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Sun Jun 02 2002 11:37:02 ET

"I've been in journalistic contests where I was up against real formidable opposition," Howell Raines, the executive editor of the New York Times, tells Ken Auletta in "The Howell Doctrine," in the June 10, 2002, issue of The New Yorker.

"If I'm in a gunfight, I don't want to die with any bullets in my pistol. I want to shoot every one." Raines's arrival in the Times' factory-size newsroom last September, just days before the attacks on the World Trade Center and the Pentagon, and the intensity of his commitment to what he calls raising "the competitive metabolism of the paper," Auletta reports, "has excited and occasionally alarmed the inhabitants of the world's most powerful newsroom, who often ask if this son of hill-country Alabamans is comfortable leading a newspaper staffed by Ivy Leaguers.

Raines has already made a large number of changes, shifting reporters around the globe, and changing the way editorial planning is done to ensure that he and other "masthead" editors have a greater role in shaping the daily paper. A Washington friend of Raines's says, "Howell and his people are making the mistake everyone makes. They have this new toy and they are arrogant."

Raines also plans other specific changes, Auletta reports: "In April, he appointed Patrick Tyler chief correspondent in Washington, and he has told people he trusts that he plans to promote [current bureau chief] Jill Abramson to a masthead or major department post [in New York], and then to name Tyler bureau chief."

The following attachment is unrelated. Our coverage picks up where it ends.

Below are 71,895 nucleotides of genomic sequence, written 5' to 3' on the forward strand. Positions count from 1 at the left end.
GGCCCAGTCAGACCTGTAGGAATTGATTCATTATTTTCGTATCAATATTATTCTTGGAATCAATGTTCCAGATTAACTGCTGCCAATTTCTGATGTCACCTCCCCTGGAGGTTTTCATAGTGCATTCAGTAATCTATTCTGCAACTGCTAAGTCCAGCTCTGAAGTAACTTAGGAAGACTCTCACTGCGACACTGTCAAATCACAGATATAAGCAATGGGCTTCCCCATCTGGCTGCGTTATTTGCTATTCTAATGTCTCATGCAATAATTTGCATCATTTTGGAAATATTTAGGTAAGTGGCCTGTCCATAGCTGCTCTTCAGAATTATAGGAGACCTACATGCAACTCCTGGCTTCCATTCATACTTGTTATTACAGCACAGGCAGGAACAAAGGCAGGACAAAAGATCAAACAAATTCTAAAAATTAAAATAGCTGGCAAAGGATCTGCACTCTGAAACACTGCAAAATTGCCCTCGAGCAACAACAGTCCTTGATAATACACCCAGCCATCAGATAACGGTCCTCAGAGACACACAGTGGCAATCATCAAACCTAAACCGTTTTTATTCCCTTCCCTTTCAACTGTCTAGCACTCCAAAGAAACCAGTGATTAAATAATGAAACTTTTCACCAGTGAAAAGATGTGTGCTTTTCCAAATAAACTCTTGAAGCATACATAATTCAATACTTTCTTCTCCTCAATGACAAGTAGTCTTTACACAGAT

Raines also reveals other potential plans: he expects to appoint Adam Nagourney national political correspondent; he wants to return to the days of a separate Sunday theatre critic; and he will soon hire a new Weekend editor from inside the paper, and is looking inside as well as outside for a new Arts & Leisure editor, Auletta writes.

Raines has worked for the Times for twenty-four years, in Atlanta, Washington, London, and as the editorial-page editor of the paper. "I just like the tribal culture of a newsroom," he explains. In 1986, Auletta reports, when Raines was considering whether to accept the job of London bureau chief after not getting the same job in Washington because of a lack of foreign experience, R. W. (Johnny) Apple, Jr., who had been chief in London for ten years, told Raines that not only could he "write about anything" and move freely around Europe but there was also, as Auletta writes, "another, social advantage: the Sulzberger family passed through London regularly." Raines is "a man of intense, if not always acknowledged, ambition," Apple tells Auletta. In 1994, Arthur O. Sulzberger, Jr., chose Joseph Lelyveld to be the next executive editor. In 2001, after Lelyveld told Sulzberger, Jr., that he planned to retire, the publisher chose Raines over his major competitor, Lelyveld's managing editor, Bill Keller. "I chose Howell in the end because I decided we needed a new pair of eyes," Sulzberger says. "Joe really made Bill his partner. That's a good thing. And while Bill did lay out a vision for what the newsroom would be under him -- and how it would differ -- I thought the time was right for a different step."

Raines says, "Change always takes people out of their comfort zone. I'm not rattled by the friction of the moment. You have to set your sights on a beacon that is a journalistic ideal, and it's important not to get knocked off course by those winds of criticism."

The June 10, 2002, issue of The New Yorker goes on sale at newsstands Monday.


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